Swarthmore Lecture 2022: Listen to the racialised and oppressed for answers
Racism and colonialism have caught us in a vicious spiral that will destroy us all unless we do something to stop it, Professor Helen Minnis told Quakers at this year's Swarthmore Lecture.
Drawing on her experiences as a black female scientist in a field dominated by white men, Minnis said that oppression forced people to be more creative and agile.
We should stop thinking we have the answers to create a better planet, she said, and listen to the ideas of people who have not reaped the benefit of 500 years of colonialism, instead of excluding them.
Calling for a redistribution of resources, social and economic, Minnis said that for those on the underside of the economic divide, it is hard to move forward.[QUOTE-START]
It takes generations to build capital after slavery- Helen Minnis
“It takes generations to build capital after slavery, piece work, or sharecropping. In the United States, modern white American families have nearly ten times the net worth of black families," she said in the annual lecture, organised by Woodbrooke, the Quaker learning & research charity.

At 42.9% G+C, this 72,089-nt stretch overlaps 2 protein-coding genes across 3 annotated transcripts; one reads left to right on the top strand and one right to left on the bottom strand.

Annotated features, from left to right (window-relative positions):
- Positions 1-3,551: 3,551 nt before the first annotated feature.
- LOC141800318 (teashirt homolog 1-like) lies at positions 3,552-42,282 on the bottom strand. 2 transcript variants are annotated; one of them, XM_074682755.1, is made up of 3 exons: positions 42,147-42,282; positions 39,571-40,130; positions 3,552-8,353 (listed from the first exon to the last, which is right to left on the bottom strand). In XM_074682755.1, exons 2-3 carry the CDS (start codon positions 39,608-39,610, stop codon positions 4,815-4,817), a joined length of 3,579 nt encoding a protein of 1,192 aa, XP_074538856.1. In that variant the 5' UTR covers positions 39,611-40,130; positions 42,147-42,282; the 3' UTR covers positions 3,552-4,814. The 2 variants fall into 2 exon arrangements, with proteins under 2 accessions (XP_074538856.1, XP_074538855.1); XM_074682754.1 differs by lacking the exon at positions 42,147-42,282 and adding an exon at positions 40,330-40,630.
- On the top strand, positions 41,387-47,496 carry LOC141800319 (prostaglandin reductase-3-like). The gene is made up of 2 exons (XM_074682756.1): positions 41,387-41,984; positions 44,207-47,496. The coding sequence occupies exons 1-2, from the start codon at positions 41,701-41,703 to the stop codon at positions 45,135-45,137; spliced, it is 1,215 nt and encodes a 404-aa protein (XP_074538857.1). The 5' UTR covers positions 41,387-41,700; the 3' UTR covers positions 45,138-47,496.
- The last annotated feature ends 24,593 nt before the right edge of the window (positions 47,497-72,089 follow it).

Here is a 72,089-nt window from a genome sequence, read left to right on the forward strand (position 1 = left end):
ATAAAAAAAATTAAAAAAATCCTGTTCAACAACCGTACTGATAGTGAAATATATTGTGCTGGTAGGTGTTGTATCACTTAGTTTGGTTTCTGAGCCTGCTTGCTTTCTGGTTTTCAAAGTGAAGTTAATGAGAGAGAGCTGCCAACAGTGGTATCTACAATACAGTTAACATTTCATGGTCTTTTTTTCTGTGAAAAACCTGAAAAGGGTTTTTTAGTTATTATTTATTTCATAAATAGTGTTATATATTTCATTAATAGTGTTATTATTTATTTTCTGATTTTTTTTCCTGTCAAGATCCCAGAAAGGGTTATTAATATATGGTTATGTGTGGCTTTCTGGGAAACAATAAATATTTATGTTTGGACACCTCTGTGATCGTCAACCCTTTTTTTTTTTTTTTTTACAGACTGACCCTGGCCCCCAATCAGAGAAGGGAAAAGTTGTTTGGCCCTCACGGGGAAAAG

Minnis, Professor of Child and Adolescent Psychiatry at the University of Glasgow, urged Quakers not to waste time on shame, and said two-dimensional racial categories did not “even begin to describe us."
She preferred, she said, Isabel Wilkerson's terminology of caste, an artificial hierarchy that determines who gets access to resources, and who doesn't.
“Unless we actively work to dismantle a system that maintains white people in a global leadership role, with a perceived right to extract wealth from countries that have already been made poor, we will continue to inadvertently act against our testimonies," she said.
She suggested that those with resources, social or economic, could invite other communities to benefit from those networks, for example in mentoring and supporting black and brown students.
Highly individualised societies in the West “have such plenty we have forgotten that it literally takes a village to raise a child," Minnis said. But that plenty comes from poor and racialised black and brown people, who remain stuck in poverty, she reminded her audience.
Communities now share the entire planet, Minnis told the audience of 1,000 in person at Friends House and online, and must take responsibility for all our children, and that planet.
Minnis, a lifelong Quaker, delivered an empathetic talk, reflecting on how her background as the daughter of a white English Quaker mother and a black Caribbean father had enriched her life.
In keeping with the theme of collaboration, workshops will be held over the summer and contribute to a book on the lecture, to be published in the autumn.